The golden rules of mountain biking are far less strict than those of road biking for one reason in particular — it’s more of a solitary sport. It’s just you and the bike and if it is more than just you, it’s relaxed with everyone there for a good time.
Cycling on public roadways is governed by strict rules. It’s because of road cycling’s heritage, and the fact that the roads are shared with motorists and other cyclists. Mountain biking, with its devil-may-care freewheeling attitude, is more like the unwritten code of the west, the last of the cowboys, or throw caution to the wind.
It’s one thing to say that there are no rules in mountain biking, but those who do it on a regular basis know that to stay safe, certain principals apply that help keep the rubber side down.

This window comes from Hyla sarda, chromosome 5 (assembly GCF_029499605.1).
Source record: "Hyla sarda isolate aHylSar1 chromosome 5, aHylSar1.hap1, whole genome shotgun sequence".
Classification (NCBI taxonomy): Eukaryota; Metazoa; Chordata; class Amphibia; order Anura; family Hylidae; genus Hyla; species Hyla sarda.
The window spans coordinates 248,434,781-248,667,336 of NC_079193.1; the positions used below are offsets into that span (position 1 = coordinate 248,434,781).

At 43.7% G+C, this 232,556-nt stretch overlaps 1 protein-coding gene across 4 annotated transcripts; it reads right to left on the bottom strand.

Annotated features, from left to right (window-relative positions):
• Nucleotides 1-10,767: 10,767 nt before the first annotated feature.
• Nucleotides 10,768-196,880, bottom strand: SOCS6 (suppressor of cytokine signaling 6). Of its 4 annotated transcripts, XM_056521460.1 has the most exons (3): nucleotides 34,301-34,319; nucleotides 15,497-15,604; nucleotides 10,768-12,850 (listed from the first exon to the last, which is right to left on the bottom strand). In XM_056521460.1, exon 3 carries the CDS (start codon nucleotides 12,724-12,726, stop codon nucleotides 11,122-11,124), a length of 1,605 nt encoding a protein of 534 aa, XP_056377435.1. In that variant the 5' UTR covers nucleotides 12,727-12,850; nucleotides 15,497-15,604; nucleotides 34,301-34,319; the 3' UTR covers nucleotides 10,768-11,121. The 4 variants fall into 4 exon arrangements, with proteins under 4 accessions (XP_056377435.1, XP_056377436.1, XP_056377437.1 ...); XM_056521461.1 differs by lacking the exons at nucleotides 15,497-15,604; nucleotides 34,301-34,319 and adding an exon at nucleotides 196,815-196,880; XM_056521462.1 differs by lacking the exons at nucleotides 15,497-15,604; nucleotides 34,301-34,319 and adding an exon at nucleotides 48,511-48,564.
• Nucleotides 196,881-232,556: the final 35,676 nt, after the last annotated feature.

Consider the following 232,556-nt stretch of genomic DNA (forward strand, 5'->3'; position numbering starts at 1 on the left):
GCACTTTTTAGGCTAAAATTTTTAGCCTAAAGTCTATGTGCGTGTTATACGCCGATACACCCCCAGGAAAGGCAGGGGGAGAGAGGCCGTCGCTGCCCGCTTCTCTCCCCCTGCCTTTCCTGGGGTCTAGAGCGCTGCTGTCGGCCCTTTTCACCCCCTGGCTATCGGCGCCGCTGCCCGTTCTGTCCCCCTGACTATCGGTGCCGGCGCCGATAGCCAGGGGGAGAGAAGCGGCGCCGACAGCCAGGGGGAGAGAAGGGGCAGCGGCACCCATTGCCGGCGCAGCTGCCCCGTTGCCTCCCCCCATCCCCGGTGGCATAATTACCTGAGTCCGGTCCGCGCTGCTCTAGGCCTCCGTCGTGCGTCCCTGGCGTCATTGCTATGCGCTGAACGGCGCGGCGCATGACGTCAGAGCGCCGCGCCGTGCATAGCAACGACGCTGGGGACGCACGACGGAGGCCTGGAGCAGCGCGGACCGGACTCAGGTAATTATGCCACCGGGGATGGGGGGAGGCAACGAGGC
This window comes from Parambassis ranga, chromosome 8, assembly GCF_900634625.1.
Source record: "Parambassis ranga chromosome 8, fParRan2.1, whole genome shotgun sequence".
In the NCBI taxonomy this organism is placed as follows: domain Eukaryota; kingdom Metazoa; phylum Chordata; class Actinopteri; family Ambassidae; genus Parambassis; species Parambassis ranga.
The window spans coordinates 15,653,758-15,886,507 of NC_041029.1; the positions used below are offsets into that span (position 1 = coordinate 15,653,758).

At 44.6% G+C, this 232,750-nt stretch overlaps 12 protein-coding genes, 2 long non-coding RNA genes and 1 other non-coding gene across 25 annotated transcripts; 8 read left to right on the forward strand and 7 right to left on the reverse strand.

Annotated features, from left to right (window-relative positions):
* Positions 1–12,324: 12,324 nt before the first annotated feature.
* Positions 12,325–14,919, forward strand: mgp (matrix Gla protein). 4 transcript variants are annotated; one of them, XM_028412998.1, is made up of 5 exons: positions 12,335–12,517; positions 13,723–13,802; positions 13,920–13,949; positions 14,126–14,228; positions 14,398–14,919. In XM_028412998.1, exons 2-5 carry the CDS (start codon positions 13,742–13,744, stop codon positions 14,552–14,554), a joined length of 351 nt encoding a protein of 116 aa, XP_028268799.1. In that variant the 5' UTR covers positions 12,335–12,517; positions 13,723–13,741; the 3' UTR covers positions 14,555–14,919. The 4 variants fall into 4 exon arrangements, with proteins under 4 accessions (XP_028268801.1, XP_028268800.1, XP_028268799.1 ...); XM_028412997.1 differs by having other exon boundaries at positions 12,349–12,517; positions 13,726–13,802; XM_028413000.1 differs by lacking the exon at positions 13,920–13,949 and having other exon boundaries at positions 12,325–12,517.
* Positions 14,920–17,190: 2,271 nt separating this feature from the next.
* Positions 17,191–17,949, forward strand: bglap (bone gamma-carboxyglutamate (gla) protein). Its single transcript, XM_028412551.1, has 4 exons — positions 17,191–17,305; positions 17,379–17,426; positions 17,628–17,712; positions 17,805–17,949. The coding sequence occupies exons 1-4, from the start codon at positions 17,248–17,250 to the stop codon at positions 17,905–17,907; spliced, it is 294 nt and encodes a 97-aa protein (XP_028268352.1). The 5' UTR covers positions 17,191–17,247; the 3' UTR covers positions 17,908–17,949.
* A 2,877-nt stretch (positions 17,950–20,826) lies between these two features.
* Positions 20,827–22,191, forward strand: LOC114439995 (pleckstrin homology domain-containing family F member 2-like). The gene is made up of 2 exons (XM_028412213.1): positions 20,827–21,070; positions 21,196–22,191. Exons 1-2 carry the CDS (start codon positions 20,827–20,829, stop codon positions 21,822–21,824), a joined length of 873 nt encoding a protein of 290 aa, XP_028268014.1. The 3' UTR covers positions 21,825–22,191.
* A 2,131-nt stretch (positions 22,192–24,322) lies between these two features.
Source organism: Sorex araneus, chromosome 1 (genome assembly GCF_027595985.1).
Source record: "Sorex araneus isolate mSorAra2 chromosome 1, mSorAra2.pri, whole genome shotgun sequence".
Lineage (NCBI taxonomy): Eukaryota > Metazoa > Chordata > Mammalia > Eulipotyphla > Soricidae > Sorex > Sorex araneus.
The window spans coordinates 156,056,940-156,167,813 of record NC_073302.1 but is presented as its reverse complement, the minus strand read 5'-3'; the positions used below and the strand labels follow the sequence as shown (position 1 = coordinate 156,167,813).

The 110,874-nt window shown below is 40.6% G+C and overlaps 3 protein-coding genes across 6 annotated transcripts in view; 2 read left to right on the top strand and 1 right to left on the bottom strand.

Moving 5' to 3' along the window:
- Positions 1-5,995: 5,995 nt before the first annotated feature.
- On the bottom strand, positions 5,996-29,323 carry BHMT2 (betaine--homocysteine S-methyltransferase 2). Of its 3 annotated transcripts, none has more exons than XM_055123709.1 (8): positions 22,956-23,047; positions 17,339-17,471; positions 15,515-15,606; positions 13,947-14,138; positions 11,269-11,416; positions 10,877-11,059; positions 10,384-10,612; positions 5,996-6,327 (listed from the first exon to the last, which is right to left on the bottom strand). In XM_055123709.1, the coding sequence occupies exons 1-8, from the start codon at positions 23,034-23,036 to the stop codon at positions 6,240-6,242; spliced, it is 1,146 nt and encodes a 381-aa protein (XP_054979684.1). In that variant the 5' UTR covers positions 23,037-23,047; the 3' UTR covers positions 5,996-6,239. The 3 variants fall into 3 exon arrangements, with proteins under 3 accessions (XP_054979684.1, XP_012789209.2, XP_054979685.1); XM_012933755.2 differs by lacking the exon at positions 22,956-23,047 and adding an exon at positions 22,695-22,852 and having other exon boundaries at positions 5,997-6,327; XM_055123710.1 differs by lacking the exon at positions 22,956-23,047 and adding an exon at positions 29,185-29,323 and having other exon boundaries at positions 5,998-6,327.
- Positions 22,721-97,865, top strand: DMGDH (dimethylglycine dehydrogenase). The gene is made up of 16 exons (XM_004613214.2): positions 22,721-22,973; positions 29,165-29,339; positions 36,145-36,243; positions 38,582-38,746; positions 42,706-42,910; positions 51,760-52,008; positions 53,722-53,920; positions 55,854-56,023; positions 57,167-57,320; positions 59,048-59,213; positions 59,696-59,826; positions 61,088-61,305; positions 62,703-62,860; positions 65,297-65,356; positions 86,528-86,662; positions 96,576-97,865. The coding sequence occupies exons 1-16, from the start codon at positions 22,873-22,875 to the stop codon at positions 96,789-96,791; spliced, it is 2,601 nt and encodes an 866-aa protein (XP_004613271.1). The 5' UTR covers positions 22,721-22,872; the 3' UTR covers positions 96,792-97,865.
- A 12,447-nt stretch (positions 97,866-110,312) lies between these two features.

Test Of Time
The golden rules of mountain biking are not written in stone but rather in mud that may get washed over a bit with the next rain. Instead of thinking of them as rules that you must follow, think of them as dos and don’ts, or suggestions that have withstood that last rain storm.
Of course, if you’re riding a mountain bike on pavement, the same rules of the road that apply to road bikes, cars or other motorized vehicles also apply to mountain bikes. But when you’re out there, careening down the side of a hill, the golden rules of mountain biking are there, for the most part, to keep you safe, and to provide you with the most fun.
Rule # 1 of The Golden Rules of Mountain Biking: Look Where You Steer
It’s a fact that you go where your eyes are looking. Don’t focus on things you want to miss. Look where you want your wheels to go. In other words, if you focus on a large rock in the trail, it’s likely you’ll clip it with your derailleur as you pass by. It’s an easy rule to say, but a hard one to accomplish. Think of it like this; your wheels follow your eyes. Another example is ruts; you see one on the left, and choose a line to the right. There’s no need to keep looking at the rut out of fear as if you do, you’re likely to end up in it.